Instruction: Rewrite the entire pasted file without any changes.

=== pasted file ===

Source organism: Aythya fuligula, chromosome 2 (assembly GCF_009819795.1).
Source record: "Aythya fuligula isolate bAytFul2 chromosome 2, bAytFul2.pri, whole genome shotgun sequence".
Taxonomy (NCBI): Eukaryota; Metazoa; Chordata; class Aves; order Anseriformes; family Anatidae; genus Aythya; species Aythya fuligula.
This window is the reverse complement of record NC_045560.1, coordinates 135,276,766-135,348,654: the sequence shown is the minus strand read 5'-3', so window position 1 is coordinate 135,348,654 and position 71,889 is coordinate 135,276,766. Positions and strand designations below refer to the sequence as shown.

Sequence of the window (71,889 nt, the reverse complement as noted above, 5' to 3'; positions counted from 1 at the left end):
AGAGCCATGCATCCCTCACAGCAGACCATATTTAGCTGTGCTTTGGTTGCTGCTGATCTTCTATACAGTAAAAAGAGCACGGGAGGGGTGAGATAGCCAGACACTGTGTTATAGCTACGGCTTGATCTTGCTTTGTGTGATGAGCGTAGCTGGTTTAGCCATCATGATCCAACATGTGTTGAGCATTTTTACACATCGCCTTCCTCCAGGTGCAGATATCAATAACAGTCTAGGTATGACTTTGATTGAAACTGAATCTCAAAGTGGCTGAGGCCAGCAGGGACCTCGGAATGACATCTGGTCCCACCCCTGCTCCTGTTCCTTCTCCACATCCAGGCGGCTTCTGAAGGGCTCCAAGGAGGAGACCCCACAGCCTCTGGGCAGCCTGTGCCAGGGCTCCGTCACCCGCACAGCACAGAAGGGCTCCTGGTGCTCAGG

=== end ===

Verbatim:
Source organism: Aythya fuligula, chromosome 2 (assembly GCF_009819795.1).
Source record: "Aythya fuligula isolate bAytFul2 chromosome 2, bAytFul2.pri, whole genome shotgun sequence".
Taxonomy (NCBI): Eukaryota; Metazoa; Chordata; class Aves; order Anseriformes; family Anatidae; genus Aythya; species Aythya fuligula.
This window is the reverse complement of record NC_045560.1, coordinates 135,276,766-135,348,654: the sequence shown is the minus strand read 5'-3', so window position 1 is coordinate 135,348,654 and position 71,889 is coordinate 135,276,766. Positions and strand designations below refer to the sequence as shown.

Sequence of the window (71,889 nt, the reverse complement as noted above, 5' to 3'; positions counted from 1 at the left end):
AGAGCCATGCATCCCTCACAGCAGACCATATTTAGCTGTGCTTTGGTTGCTGCTGATCTTCTATACAGTAAAAAGAGCACGGGAGGGGTGAGATAGCCAGACACTGTGTTATAGCTACGGCTTGATCTTGCTTTGTGTGATGAGCGTAGCTGGTTTAGCCATCATGATCCAACATGTGTTGAGCATTTTTACACATCGCCTTCCTCCAGGTGCAGATATCAATAACAGTCTAGGTATGACTTTGATTGAAACTGAATCTCAAAGTGGCTGAGGCCAGCAGGGACCTCGGAATGACATCTGGTCCCACCCCTGCTCCTGTTCCTTCTCCACATCCAGGCGGCTTCTGAAGGGCTCCAAGGAGGAGACCCCACAGCCTCTGGGCAGCCTGTGCCAGGGCTCCGTCACCCGCACAGCACAGAAGGGCTCCTGGTGCTCAGG